Mustek 832z Review
The MDC832Z is the first camera that we have reviewed from Mustek, we also reviewed its little brother, the 5-megapixel MDC 530z. The affordable 832z offers 8-megapixels of resolution, a 3x optical zoom lens 2.0-inch color LCD as well as a VGA (640x480) 20fps movie mode. This is a very simple to use point-n-shoot that has an exposure mode that will match the experience level of any beginner to novice user. The 832z can be fully automatic operation with either the Auto or pre-programmed scene modes, while it still offers a bit more control with the program AE, Shutter priority, Aperture priority, and Manual modes.
Ergonomics are good for a consumer model. The metal accented body fits well in your hands with the controls placed within the reach of your fingers. Its menu system was logically organized, making for easy navigation. While the camera does feature a large 2.0-inch LCD, I found it was a bit hard to use outdoors. The surface of the display is very reflective, and I found myself cupping it in order to frame a shot, or using the zoom-coupled optical viewfinder (just remember it only views about 80% of the captured image.) When shooting indoors it works very well, "gaining up" nicely to ensure you can see your subject.
The 832Z's shooting performance was average. Power up to first image captured was about 3.6 seconds. Shutter lag, the delay between depressing the shutter button and capturing the image, measured 3/10 of a second when pre-focused and 5/10 of a second including autofocus. When capturing a sequence of images, the shot to shot delay averaged about 4 seconds without the flash and 4.5 - 5.5 seconds with flash, depending on the distance from the subject and the available battery life. These times are slower due to the fact that you can not turn off image preview; which is about 1 second. The 832Z does offer a burst mode that allowed me to capture 3 shots in just 1.2 seconds. It then takes about 6 seconds for the camera to preview and process the shots, before you can continue shooting. Our tests were done using an Sandisk Ultra II 512MB SD card, 8M *** quality, Program Auto mode, flash off, and all other settings at default (unless otherwise noted.) Times may vary depending on lighting conditions, camera settings, photographer response, media, etc.
The most important feature of any digicam is of course, image quality. While the 832Z's 8M *** images are not the best 8-megapixel photos I have seen, they aren't bad when you consider the MSRP of this camera. The majority of our test shots are sharp and well exposed, however, I did see some edge blurring. Colors are richly saturated, almost to the point of over saturation. Noise levels are above average, especially in areas of high/low contrast. Its 3x optical zoom lens covers a 35mm equivalent range of approx. 36mm-108mm, offering some versatility for composing your shots. This is a typical range for a consumer model, allowing you to capture decent landscape and group portraits with its moderate wide angle, while helping produce frame filling portraits using the telephoto end. We saw noticeable barrel distortion present at full wide angle as well as slight pincushioning.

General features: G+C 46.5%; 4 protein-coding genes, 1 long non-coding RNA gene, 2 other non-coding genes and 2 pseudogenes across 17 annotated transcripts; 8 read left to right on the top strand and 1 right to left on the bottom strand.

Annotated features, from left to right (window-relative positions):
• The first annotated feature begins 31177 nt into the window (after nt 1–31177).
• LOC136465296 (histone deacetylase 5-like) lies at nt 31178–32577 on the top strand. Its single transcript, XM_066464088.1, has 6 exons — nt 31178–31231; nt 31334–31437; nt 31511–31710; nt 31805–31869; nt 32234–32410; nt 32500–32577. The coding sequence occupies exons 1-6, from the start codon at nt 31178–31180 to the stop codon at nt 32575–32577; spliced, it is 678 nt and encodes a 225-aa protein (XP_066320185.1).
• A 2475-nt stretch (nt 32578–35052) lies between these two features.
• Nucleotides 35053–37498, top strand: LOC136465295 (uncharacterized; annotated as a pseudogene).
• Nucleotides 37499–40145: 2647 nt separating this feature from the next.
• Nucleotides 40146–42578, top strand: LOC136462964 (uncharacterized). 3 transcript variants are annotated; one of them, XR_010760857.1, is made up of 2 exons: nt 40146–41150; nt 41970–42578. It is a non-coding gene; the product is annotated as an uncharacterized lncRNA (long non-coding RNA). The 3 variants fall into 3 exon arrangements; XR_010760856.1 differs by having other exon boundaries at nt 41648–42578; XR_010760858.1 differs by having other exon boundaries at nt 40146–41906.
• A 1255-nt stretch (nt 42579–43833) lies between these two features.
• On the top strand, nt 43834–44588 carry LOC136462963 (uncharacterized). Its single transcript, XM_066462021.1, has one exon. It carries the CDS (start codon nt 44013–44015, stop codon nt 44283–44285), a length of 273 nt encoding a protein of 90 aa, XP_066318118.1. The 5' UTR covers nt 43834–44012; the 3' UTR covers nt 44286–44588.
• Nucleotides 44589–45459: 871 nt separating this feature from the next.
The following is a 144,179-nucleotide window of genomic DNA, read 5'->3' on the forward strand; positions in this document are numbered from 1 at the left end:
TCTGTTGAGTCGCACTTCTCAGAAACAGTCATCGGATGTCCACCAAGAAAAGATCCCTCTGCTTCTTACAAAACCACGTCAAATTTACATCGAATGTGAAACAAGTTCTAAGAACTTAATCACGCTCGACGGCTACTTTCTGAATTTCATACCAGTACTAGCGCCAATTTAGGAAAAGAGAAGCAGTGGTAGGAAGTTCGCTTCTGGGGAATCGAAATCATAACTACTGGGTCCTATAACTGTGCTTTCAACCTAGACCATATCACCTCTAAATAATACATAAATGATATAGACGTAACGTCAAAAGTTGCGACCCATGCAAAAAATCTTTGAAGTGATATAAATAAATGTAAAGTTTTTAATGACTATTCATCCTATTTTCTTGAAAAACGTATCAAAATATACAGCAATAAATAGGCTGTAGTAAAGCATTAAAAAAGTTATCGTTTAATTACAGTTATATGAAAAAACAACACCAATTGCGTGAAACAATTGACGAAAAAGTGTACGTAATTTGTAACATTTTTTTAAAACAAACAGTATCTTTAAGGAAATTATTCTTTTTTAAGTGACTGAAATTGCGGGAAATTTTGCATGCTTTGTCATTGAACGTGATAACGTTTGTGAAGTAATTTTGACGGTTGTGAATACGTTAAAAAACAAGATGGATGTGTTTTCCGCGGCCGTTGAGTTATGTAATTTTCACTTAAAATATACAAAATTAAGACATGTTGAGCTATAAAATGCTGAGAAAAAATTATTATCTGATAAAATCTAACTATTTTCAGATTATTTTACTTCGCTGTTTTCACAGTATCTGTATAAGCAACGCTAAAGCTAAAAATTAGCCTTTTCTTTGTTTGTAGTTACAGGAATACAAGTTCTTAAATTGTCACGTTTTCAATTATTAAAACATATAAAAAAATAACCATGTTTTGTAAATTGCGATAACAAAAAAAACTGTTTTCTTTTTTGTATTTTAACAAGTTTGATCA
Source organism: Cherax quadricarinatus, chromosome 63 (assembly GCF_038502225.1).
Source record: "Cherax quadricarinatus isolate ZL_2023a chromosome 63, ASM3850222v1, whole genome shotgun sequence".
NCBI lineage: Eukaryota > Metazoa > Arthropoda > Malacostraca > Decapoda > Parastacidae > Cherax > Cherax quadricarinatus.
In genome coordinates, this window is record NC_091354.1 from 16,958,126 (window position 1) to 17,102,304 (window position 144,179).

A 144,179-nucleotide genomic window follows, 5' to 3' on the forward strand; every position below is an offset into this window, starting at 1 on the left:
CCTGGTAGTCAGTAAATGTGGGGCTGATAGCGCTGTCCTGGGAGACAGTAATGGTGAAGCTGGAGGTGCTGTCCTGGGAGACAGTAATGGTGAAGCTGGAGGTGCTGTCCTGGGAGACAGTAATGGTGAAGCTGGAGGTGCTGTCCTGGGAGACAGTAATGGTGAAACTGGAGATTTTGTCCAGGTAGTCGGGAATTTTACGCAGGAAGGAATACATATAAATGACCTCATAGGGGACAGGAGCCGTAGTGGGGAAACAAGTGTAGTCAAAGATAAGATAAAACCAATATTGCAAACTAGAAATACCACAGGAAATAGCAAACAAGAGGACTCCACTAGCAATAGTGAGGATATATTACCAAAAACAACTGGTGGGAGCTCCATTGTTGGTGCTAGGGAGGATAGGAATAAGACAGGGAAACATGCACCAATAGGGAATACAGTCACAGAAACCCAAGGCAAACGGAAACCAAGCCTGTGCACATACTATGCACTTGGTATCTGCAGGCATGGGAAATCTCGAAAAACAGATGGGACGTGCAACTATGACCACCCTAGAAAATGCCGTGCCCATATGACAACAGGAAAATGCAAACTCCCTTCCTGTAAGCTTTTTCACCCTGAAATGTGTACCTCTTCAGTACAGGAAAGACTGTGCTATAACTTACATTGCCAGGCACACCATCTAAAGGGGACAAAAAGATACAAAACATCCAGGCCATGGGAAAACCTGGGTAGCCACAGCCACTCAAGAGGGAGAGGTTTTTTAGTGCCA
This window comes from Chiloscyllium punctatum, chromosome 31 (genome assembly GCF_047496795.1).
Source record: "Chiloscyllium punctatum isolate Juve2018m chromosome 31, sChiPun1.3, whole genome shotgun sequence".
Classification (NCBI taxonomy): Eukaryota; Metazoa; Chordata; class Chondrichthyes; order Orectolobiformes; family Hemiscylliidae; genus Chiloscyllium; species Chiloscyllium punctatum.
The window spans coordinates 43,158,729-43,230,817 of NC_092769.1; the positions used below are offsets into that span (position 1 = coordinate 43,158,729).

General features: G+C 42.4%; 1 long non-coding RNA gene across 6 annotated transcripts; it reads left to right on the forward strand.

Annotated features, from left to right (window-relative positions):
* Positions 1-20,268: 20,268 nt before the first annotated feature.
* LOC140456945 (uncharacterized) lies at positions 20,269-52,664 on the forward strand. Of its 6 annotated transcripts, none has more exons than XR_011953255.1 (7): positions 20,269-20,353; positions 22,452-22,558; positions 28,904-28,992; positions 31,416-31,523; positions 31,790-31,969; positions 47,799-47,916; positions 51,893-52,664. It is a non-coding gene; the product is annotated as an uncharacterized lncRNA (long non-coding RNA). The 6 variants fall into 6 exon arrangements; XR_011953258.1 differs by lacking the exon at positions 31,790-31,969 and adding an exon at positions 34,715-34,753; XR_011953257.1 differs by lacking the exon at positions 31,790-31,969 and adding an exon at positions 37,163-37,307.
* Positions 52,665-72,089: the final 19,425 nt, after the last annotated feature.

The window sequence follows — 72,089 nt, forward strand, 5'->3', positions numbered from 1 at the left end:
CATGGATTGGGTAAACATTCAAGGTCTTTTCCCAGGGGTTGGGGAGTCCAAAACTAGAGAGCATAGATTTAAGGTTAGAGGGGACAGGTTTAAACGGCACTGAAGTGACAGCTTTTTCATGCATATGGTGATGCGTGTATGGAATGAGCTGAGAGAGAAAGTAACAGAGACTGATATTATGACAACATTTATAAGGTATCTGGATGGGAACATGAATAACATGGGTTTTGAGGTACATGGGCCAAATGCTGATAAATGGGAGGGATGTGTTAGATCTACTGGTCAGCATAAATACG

Portrait mode seemed to produce good results both indoors and out. Indoors, you will have to work with the very limited range of the flash. Mustek claims it has a maximum coverage of 8.9 feet. I captured our indoor portrait sample from about 5 feet away, using the mid telephoto end of the zoom range. Even at such a close range the flash had trouble illuminating our subject. However, when shooting outdoors, it worked very well as a Fill-in flash, adding a pleasing little sparkle in my subject's eyes. The issue I had outside was that the white balance system tends to produce pictures with different color temperature, even though the subject did not change.
The 832Z allows you to capture video at 640x480 (fixed 20fps) with audio. The length of a clip is limited only by the amount of available memory. Our movie samples were merely Ok, showing visible compression noise and overexposure. However it is still useful; just be sure you have a large SD card as it consumers about 1.2MB per second. Clips are saved as .asf files, and I found QuickTime does not like to play them.
Battery life was not what we have come to expect from a consumer model. I exhausted two pairs of 2500 mAh cells, and only captured about 70 sample images and concluded many of our other tests. Luckily, this model does feature an optical viefinder, which will help save precious battery power. While you can use Either Alkaline or NiMH batteries, we always recommend the NiMH. They offer better life and they'll save you money in the long run.
Bottom line - When you first see the key features of Mustek's MDC832Z, it looks like a tempting model in the affordable compact digicam category. After using it however, you will see what the differences between this model and a model from a more noted manufacter. While it offers average performance and image quality, at $250, I feel you could find a much more capable camera. You may loose a few megapixels with models like Canon's PowerShot A530 or Panasonic's Lumix LZ3, but you'll gain much better image quality and performance as well as save a few bucks!
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